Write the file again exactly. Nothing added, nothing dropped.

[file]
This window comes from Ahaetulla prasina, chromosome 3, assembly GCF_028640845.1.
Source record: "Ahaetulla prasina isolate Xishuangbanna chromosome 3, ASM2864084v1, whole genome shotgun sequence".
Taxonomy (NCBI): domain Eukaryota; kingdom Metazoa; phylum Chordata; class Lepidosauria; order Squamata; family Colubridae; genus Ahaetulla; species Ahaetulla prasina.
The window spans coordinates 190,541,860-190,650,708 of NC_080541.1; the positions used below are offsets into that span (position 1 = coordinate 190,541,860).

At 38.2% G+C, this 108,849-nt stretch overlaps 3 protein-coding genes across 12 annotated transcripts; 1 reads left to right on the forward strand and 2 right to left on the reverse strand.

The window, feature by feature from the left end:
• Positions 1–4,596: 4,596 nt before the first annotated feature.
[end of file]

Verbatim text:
This window comes from Ahaetulla prasina, chromosome 3, assembly GCF_028640845.1.
Source record: "Ahaetulla prasina isolate Xishuangbanna chromosome 3, ASM2864084v1, whole genome shotgun sequence".
Taxonomy (NCBI): domain Eukaryota; kingdom Metazoa; phylum Chordata; class Lepidosauria; order Squamata; family Colubridae; genus Ahaetulla; species Ahaetulla prasina.
The window spans coordinates 190,541,860-190,650,708 of NC_080541.1; the positions used below are offsets into that span (position 1 = coordinate 190,541,860).

At 38.2% G+C, this 108,849-nt stretch overlaps 3 protein-coding genes across 12 annotated transcripts; 1 reads left to right on the forward strand and 2 right to left on the reverse strand.

The window, feature by feature from the left end:
• Positions 1–4,596: 4,596 nt before the first annotated feature.